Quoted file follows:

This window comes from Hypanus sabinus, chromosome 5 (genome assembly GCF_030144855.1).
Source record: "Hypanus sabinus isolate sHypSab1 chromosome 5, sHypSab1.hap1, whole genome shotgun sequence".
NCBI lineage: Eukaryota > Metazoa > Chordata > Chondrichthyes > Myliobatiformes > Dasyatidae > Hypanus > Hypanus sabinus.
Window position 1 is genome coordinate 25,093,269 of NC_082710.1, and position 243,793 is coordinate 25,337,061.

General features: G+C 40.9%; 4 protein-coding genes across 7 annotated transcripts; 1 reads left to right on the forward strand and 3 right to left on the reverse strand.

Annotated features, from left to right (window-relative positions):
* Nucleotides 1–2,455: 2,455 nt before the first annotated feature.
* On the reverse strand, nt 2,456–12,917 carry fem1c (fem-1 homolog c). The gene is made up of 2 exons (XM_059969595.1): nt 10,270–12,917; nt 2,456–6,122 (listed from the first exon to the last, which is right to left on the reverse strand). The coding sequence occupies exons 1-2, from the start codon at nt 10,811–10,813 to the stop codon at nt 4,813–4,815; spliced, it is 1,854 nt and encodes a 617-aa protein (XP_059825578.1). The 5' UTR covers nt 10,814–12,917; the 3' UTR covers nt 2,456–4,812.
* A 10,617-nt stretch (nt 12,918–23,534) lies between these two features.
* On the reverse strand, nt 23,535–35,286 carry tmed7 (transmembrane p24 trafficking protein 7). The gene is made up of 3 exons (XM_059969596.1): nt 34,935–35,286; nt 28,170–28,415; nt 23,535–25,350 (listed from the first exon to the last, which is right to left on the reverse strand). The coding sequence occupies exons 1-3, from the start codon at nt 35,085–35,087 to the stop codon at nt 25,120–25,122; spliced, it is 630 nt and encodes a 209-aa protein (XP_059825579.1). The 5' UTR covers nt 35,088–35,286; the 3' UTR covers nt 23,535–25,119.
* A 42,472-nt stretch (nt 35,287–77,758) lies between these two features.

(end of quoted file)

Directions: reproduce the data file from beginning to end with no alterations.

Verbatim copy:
This window comes from Hypanus sabinus, chromosome 5 (genome assembly GCF_030144855.1).
Source record: "Hypanus sabinus isolate sHypSab1 chromosome 5, sHypSab1.hap1, whole genome shotgun sequence".
NCBI lineage: Eukaryota > Metazoa > Chordata > Chondrichthyes > Myliobatiformes > Dasyatidae > Hypanus > Hypanus sabinus.
Window position 1 is genome coordinate 25,093,269 of NC_082710.1, and position 243,793 is coordinate 25,337,061.

General features: G+C 40.9%; 4 protein-coding genes across 7 annotated transcripts; 1 reads left to right on the forward strand and 3 right to left on the reverse strand.

Annotated features, from left to right (window-relative positions):
* Nucleotides 1–2,455: 2,455 nt before the first annotated feature.
* On the reverse strand, nt 2,456–12,917 carry fem1c (fem-1 homolog c). The gene is made up of 2 exons (XM_059969595.1): nt 10,270–12,917; nt 2,456–6,122 (listed from the first exon to the last, which is right to left on the reverse strand). The coding sequence occupies exons 1-2, from the start codon at nt 10,811–10,813 to the stop codon at nt 4,813–4,815; spliced, it is 1,854 nt and encodes a 617-aa protein (XP_059825578.1). The 5' UTR covers nt 10,814–12,917; the 3' UTR covers nt 2,456–4,812.
* A 10,617-nt stretch (nt 12,918–23,534) lies between these two features.
* On the reverse strand, nt 23,535–35,286 carry tmed7 (transmembrane p24 trafficking protein 7). The gene is made up of 3 exons (XM_059969596.1): nt 34,935–35,286; nt 28,170–28,415; nt 23,535–25,350 (listed from the first exon to the last, which is right to left on the reverse strand). The coding sequence occupies exons 1-3, from the start codon at nt 35,085–35,087 to the stop codon at nt 25,120–25,122; spliced, it is 630 nt and encodes a 209-aa protein (XP_059825579.1). The 5' UTR covers nt 35,088–35,286; the 3' UTR covers nt 23,535–25,119.
* A 42,472-nt stretch (nt 35,287–77,758) lies between these two features.